A good read, if not my favorite of this series. Benjamin Janvier's quest for justice for a murdered woman of color, a former courtesan fallen into abject poverty, leads him to a fantastic plot involving smugglers and pirates. Unfortunately this isn't quite as interesting as it sounds, but the setting and the characters are great, and Hambly's writing is excellent, as usual.

There are some interesting flashbacks to Benjamin's younger days in New Orleans, and this book is a very nice chapter in Ben
Jun 25, 2012 rated it really liked it  ·  review of another edition
Shelves: mystery

So, we’ve got pirates, buried treasure, love, murder, birth, marriage, armed rebellion, leprosy, and a hurricane – shake all together and you’ve got yourself a good read.

What I didn’t like (view spoiler)
I still love these books, but this was totally not my favorite in the series. It's not just because there was no Hannibal (no, he didn't die, thankfully), but somehow I didn't get into this one. Picked it up and the end part was interesting enough that I stayed up to finish it, despite the ludicrously over the top nature of the last few chapters. It honestly reminded me of an action movie - one crisis would be solved and another even more ridiculous one would pop up.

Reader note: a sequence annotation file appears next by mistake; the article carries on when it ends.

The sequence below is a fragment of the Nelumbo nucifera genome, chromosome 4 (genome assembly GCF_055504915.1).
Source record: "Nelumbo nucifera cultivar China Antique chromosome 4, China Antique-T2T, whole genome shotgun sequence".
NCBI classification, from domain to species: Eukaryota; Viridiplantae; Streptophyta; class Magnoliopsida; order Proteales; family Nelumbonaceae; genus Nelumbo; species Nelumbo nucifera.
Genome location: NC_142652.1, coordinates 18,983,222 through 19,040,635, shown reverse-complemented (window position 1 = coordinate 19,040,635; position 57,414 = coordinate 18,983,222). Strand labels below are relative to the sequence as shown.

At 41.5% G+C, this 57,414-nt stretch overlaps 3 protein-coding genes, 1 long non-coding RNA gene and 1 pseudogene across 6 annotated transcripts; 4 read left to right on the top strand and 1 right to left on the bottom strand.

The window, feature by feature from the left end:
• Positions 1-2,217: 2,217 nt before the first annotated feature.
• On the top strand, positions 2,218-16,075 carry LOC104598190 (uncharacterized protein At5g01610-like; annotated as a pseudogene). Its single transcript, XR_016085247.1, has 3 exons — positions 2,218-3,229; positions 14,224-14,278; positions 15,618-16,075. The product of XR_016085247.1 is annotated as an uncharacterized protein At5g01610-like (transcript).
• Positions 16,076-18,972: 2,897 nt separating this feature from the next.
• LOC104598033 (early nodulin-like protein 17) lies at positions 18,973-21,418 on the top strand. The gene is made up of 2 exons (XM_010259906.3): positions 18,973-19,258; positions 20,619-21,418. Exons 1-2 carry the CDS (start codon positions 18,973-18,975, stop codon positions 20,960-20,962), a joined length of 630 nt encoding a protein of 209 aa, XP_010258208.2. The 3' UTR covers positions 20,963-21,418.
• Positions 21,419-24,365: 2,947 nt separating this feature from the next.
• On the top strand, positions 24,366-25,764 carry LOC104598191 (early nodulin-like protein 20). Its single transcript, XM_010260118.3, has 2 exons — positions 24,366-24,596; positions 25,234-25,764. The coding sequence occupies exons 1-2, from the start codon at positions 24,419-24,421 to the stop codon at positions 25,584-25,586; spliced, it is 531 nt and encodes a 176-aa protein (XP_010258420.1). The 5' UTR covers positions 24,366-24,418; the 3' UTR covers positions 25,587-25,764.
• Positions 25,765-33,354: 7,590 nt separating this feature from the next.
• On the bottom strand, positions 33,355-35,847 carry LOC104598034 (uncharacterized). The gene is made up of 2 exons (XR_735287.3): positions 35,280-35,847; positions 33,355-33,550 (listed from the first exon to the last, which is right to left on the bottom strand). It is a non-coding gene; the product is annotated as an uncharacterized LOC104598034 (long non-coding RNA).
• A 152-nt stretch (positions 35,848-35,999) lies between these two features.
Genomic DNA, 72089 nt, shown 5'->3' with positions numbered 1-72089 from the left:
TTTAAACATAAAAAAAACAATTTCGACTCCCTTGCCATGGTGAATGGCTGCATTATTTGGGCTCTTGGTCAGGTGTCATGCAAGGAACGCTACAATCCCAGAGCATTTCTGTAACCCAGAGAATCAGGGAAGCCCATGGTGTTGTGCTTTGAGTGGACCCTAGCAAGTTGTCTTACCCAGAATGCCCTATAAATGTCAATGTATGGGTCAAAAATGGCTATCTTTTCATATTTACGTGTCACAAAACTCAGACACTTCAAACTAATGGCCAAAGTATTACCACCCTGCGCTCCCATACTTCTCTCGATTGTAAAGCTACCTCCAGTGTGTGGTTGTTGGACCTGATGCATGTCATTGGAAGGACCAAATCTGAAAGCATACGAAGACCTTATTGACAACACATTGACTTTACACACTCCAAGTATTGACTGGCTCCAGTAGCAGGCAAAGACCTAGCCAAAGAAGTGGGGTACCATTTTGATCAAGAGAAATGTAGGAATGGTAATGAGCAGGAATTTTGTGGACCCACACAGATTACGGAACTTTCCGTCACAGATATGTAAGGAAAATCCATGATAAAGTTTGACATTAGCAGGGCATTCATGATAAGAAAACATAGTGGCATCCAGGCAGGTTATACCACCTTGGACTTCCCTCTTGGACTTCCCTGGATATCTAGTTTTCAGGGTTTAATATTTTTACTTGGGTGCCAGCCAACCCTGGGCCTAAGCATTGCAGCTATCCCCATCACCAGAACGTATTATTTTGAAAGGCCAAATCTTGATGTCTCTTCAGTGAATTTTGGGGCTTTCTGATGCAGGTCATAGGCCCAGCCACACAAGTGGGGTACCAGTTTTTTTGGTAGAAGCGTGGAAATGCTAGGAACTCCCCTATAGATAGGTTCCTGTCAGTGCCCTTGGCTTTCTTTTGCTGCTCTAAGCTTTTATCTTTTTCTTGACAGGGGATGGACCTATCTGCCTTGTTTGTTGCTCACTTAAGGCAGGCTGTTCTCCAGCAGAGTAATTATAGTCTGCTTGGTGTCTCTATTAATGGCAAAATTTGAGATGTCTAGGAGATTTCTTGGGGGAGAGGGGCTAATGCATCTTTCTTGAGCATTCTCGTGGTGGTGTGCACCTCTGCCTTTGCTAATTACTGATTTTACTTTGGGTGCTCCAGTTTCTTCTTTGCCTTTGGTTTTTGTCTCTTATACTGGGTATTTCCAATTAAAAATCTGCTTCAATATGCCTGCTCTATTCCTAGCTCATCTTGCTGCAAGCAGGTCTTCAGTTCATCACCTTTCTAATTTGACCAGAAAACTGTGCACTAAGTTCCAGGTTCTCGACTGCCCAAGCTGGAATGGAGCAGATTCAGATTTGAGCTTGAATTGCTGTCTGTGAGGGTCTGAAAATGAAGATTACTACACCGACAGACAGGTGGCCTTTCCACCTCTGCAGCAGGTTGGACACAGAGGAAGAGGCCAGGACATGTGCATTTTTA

I was surprised to read that
Addison Public Library
New Orleans in 1835 is experiencing one of the earliest and hottest summers. Tempers are on edge in a town already seething with violence. Freedman Benjamin January isn’t looking for trouble when he finds the body of Hesione LeGros, a former pirate’s placée. Soon, however, someone close to him dies and he realizes that the murders are connected and might also be connected to a rumored upcoming slave uprising . #6 in the series. This is one of the most fascinating historical mysteries set amidst ...more
Marlene Banks